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Antarctic conservation

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Scott Base weather

Posted by Cricket and Diana Nov 2, 2010

Posted by Diana


Date: November 3, 2010
Temperature: -15.4
Wind Speed: 12 knots with gust to 30 knots
Temp with wind chill:
Sunrise: The sun is up all the time
Sunset


Here in Antarctica the weather is very important, as it was when Captain RF Scott and his men were at Cape Evans. Back in 1912 the readings were all taken using manual instruments, as can be seen in this image of Dr. Simpson taking the weather at Wind Vane Hill.

 

Today we have an electronic system which monitors actual wind speed and temperature as well as recording it on a chart. This is in the weather area of the Hatherton laboratory at New Zealand’s Scott Base.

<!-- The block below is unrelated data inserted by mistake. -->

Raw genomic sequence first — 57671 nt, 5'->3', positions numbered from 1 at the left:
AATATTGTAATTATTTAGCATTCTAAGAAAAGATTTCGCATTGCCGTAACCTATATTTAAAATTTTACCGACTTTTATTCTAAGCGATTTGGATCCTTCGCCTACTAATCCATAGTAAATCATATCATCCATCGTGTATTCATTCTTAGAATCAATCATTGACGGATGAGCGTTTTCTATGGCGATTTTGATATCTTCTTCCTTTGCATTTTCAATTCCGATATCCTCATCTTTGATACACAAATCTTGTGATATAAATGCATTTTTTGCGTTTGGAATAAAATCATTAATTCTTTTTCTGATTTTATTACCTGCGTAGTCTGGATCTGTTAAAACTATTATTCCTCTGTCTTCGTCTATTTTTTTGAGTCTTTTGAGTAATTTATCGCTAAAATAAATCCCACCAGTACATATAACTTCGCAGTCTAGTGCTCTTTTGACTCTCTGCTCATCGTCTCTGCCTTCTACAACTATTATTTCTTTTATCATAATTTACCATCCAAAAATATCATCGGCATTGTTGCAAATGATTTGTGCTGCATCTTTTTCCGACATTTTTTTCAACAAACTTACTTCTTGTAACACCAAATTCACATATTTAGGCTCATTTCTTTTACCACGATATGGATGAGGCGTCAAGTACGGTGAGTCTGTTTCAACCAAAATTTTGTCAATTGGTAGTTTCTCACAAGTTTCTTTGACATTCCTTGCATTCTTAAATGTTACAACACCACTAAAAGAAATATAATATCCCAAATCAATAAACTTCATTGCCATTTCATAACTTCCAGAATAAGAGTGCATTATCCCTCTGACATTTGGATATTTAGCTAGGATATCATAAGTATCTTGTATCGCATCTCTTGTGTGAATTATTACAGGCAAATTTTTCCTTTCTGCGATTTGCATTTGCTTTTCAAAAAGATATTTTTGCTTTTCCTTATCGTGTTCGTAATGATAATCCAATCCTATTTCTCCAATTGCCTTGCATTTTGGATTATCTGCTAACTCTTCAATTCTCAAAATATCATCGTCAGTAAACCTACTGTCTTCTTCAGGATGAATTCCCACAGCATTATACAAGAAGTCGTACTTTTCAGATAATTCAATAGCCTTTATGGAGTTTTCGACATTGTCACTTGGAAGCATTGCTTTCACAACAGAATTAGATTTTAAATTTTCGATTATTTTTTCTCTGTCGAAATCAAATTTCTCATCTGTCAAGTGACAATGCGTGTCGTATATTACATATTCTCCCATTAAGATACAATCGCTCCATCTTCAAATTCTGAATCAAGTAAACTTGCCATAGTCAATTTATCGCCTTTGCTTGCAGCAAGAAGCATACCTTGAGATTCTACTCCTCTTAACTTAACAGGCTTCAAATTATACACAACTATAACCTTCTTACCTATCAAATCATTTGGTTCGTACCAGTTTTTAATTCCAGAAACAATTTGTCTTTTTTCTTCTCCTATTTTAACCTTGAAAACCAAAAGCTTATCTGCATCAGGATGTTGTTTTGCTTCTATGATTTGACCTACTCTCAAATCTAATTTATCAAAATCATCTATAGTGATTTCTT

SB Electronic Weather.jpg
Hatherton Laboratory ©   AHT/Diana


During a big storm the needle on the wind speed meter can jump up 50 knots, or sometimes more. There is also a graph which continually records data. Some mornings, if it was windy through the night, I go up to the Hatherton Lab to see how strong the wind was. Last night we had gusts over 50 knots. There was a white out when I happened to wake up and look out at 3 am. Thankfully the wind died down as today was the day we packed to head out to Cape Evans.  More on that to come.